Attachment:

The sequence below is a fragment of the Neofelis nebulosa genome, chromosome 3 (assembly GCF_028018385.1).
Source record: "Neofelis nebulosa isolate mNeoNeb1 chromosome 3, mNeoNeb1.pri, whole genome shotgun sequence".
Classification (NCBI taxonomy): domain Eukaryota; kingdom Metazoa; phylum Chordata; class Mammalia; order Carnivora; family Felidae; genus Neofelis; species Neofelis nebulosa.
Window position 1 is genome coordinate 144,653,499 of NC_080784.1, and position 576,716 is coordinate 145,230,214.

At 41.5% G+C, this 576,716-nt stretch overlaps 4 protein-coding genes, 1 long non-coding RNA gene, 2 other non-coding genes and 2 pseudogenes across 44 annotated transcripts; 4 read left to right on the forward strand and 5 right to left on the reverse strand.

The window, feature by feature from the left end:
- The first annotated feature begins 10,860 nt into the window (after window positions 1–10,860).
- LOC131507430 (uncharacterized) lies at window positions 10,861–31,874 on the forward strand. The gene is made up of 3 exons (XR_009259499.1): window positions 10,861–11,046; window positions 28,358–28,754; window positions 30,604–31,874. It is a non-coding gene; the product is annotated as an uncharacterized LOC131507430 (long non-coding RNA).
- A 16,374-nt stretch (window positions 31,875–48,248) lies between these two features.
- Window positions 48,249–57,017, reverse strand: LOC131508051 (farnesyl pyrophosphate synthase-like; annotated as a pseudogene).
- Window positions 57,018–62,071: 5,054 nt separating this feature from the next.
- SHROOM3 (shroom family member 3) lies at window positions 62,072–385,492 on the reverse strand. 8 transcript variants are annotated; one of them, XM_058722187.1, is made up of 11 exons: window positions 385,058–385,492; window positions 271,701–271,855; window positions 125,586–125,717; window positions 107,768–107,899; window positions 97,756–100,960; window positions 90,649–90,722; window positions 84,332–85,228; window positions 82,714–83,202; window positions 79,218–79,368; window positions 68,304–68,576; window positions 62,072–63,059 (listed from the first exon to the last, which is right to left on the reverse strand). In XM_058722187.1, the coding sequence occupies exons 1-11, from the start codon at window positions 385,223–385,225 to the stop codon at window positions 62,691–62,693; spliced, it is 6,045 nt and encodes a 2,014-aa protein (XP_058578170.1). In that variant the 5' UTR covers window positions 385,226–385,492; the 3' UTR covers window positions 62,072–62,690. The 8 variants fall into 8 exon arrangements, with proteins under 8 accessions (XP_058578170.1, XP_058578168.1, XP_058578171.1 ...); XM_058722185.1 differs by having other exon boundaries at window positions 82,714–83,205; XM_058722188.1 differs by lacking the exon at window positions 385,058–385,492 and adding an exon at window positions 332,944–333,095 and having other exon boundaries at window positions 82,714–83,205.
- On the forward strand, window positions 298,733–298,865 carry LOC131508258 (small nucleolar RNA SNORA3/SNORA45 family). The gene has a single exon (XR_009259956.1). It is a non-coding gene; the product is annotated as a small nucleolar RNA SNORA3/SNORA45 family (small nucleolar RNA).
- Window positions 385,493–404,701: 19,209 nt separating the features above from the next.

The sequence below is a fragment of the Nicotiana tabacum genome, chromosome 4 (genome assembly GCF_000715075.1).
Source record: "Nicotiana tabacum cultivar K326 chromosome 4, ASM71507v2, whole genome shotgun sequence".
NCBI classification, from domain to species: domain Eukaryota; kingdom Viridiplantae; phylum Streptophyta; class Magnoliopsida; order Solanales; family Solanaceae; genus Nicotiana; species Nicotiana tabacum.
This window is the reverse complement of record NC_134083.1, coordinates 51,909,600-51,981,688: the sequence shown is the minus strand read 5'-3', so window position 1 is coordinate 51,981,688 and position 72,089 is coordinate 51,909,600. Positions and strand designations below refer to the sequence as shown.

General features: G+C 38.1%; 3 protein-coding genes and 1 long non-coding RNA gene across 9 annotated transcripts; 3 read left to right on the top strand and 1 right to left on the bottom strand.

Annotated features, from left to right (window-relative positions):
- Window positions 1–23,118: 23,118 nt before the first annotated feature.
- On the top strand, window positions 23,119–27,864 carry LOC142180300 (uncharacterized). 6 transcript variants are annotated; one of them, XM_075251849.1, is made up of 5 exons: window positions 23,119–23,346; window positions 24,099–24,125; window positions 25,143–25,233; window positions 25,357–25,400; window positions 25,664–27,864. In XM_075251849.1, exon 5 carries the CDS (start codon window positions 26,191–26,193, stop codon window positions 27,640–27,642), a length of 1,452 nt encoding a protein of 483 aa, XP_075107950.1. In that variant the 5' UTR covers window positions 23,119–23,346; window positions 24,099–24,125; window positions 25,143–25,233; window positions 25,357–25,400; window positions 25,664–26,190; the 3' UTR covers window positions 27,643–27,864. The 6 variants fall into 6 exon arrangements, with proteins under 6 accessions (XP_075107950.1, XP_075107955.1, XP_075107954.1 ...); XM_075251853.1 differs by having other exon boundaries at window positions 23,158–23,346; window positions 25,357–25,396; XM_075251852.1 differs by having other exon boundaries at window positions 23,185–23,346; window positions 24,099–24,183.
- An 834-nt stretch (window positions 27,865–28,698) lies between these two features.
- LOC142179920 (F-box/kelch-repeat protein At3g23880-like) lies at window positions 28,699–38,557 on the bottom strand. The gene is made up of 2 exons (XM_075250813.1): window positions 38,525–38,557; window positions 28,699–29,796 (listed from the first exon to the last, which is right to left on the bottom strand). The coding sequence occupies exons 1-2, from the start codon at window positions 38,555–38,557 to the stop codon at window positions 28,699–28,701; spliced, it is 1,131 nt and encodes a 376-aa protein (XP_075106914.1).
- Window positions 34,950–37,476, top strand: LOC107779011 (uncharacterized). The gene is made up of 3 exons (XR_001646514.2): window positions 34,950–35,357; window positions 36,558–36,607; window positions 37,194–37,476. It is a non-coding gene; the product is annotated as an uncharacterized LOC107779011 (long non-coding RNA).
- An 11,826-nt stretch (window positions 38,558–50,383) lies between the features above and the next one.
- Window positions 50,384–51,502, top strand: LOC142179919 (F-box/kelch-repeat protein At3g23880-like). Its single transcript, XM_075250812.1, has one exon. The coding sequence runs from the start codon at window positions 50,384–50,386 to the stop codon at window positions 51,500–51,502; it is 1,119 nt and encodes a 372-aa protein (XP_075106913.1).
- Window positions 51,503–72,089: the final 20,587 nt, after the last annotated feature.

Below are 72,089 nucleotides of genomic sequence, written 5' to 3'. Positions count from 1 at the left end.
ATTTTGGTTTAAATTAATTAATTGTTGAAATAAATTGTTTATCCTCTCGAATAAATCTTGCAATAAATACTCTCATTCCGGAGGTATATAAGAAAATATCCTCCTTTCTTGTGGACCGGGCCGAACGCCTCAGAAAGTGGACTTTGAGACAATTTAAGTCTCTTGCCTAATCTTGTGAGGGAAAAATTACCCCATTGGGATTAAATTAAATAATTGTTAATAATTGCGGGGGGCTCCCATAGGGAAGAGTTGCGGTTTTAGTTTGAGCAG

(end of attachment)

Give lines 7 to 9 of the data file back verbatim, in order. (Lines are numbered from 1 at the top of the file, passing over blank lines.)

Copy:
- The first annotated feature begins 10,860 nt into the window (after window positions 1–10,860).
- LOC131507430 (uncharacterized) lies at window positions 10,861–31,874 on the forward strand. The gene is made up of 3 exons (XR_009259499.1): window positions 10,861–11,046; window positions 28,358–28,754; window positions 30,604–31,874. It is a non-coding gene; the product is annotated as an uncharacterized LOC131507430 (long non-coding RNA).
- A 16,374-nt stretch (window positions 31,875–48,248) lies between these two features.